Yep, it’s car maintenance time and that means I’m sitting in a waiting room on a burgundy pleather banquette with Fox News and a coffee pot for company. My husband’s front passenger tire has a nail in it, so I had to go to the nearest place possible: a place called Big O, whose name, I think we’ll all agree, is begging for explanation.
So far, my visit has entailed talking to a cologny, possibly fake-baked mechanic who has called me “honey” three times, something that might cause my feminist sisters to wince but something I quite enjoyed.
I’m a complete dolt when it comes to anything having to do with cars. In fact, the extent of my ability is getting the car to the shop. Once there, I am reduced to monosyllable answers, the most common of which is “Ummm.” Luckily, the guy today knew what year my car is at first glance, which I was thankful for since that information flew out of my head as soon as I heard the Led Zeppelin streaming from the oil-scented garage.
I could never be a mechanic. First, because I’m not smart enough. But second, because it’s so loud. I don’t know how you ever get used to all of that metal screeching on metal. Plus, it seems physically strenuous, but not in a triumphant, run-a-marathon way, more like in a “hi, this hurts my back” way.
This waiting room has red and black checked flooring and a big window with a view of the packed garage. There are also two pictures: one of an American flag that says “freedom” underneath it, and one of an adorable puppy snoozing atop a pile of tires. You have to think that the owner’s wife might have had something to do with the puppy pic. You can imagine the conversation that might have taken place over that special piece of artwork.
“I’m going to catch hell with the guys over this one, baby.”
“Half of your customers are women, lovebun. They’ll love it.”
“But my pride, babe.”
“Stuff it, honey.”
Of course, the picture requiring the most attention is the TV. It’s Super Tuesday, and I think I’ve heard the word “Trump” about 50 times in the 15 minutes I’ve been here. To think I finally became an American citizen only to have these candidates from which to choose. I’m not going to get political here, but the only word I think can accurately describe this whole thing is “circus.”
The TV is so incessantly talky, graphics popping up so aggressively, tickertapes so dizzying, I’m actually thankful for the commercials. I just saw one for fertilizer, which included shots of sprawling crops, and it’s making me think of gardening. I bet Rodney Hendrickson already has his onions planted. I’ve been thinking that for weeks, but it hasn’t made me get out there. One of my goals in life is to grow heads of romaine lettuce like Rodney Hendrickson. Or a tomato like Carol Mills. So far, despite taking the master gardener class, I continue to be a pretty big failure in the gardening department.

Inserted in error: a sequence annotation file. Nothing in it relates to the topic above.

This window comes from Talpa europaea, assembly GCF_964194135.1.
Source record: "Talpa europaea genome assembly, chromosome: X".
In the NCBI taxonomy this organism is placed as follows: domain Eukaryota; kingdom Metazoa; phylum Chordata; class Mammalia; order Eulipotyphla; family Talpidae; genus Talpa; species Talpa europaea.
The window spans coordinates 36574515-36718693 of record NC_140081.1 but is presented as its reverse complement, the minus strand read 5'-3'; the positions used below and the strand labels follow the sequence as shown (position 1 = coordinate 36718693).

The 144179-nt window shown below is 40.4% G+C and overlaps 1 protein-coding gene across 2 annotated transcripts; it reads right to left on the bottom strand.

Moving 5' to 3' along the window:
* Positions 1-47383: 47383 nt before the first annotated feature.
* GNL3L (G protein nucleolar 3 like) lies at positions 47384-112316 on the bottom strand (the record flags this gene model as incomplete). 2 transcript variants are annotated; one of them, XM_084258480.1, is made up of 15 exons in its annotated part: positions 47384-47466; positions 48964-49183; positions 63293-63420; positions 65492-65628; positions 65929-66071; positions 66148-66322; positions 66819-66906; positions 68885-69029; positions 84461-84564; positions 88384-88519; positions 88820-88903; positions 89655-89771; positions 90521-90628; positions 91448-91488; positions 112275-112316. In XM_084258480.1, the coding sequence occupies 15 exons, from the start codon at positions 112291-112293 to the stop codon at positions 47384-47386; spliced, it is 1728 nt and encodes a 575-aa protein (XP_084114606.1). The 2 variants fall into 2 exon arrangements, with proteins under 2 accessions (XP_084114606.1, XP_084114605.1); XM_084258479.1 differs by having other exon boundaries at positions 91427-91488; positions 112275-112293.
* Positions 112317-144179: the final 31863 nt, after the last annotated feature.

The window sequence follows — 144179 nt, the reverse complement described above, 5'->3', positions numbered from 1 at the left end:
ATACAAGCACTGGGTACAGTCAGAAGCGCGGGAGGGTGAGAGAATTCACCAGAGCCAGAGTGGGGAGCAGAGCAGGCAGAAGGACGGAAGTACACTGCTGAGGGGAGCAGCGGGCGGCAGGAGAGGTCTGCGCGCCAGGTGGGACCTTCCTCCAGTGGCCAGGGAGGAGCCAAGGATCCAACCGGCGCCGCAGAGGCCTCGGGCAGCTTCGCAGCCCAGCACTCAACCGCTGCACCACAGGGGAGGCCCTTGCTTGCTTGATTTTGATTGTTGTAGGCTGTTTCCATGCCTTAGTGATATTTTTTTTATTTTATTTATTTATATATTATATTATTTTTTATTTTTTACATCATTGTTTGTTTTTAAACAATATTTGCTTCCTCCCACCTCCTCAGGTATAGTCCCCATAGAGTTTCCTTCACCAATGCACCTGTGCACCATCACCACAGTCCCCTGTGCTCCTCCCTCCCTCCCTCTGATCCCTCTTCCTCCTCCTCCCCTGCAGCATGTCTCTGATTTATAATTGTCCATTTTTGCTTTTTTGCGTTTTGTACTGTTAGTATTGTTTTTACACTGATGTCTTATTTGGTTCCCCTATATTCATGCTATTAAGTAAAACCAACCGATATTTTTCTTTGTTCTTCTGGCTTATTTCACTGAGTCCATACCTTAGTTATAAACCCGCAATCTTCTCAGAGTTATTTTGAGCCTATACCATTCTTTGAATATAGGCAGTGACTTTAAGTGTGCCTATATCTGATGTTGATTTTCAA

John Mellencamp’s “Small Town” just came on in the garage. Oh man, how I do love a good John Mellencamp song. Sometimes I wonder just how much “Jack and Diane” is responsible for me living in a small town in the middle of the U.S in the first place. My dad had the record and I loved looking at the cover. Records were so great for that, weren’t they? You practically wanted to hang the covers on the wall they were so artsy. My best friend Kristin and I used to use them for the flooring of our “apartments” when we played Barbies. I would almost always choose Cat Stevens’ “Tea for the Tillerman.”
There is always a point during the car maintenance visit when you start to feel panicky that you’ll never get to leave. For example, a young woman has just come into the waiting room (I was previously alone) and has already started telling me about how she had to change her t-shirt in the car because it got wet in the hard rain. If I know anything, it’s that I don’t want to imagine this woman taking off her shirt. But then I wonder why I can’t be kinder and more patient, why I immediately feel cornered by social interaction I don’t choose.
As a reminder to be humble, the tire guy just told me my car was ready so I started looking for my key. I dug and dug, searched and searched, pulled out my coupon caddy, wallet, sunglasses, and then, on the brink of panic, remembered that these good tire people have my key. Like, of course they do.
Anyway, looks like I’m off, tire patched, good as new. Next stop, and next week’s column topic: going to the bank.